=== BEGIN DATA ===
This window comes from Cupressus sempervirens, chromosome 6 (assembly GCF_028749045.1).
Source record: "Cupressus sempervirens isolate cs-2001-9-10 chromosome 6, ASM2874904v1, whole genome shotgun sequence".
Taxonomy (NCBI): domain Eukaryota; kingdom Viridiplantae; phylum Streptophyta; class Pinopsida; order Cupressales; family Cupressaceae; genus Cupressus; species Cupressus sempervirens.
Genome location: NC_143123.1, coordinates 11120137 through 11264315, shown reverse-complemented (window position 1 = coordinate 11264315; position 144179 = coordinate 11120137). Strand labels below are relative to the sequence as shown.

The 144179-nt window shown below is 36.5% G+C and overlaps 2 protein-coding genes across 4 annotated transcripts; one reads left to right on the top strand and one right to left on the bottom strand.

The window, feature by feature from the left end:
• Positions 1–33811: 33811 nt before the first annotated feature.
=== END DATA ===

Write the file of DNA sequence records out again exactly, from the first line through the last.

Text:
This window comes from Cupressus sempervirens, chromosome 6 (assembly GCF_028749045.1).
Source record: "Cupressus sempervirens isolate cs-2001-9-10 chromosome 6, ASM2874904v1, whole genome shotgun sequence".
Taxonomy (NCBI): domain Eukaryota; kingdom Viridiplantae; phylum Streptophyta; class Pinopsida; order Cupressales; family Cupressaceae; genus Cupressus; species Cupressus sempervirens.
Genome location: NC_143123.1, coordinates 11120137 through 11264315, shown reverse-complemented (window position 1 = coordinate 11264315; position 144179 = coordinate 11120137). Strand labels below are relative to the sequence as shown.

The 144179-nt window shown below is 36.5% G+C and overlaps 2 protein-coding genes across 4 annotated transcripts; one reads left to right on the top strand and one right to left on the bottom strand.

The window, feature by feature from the left end:
• Positions 1–33811: 33811 nt before the first annotated feature.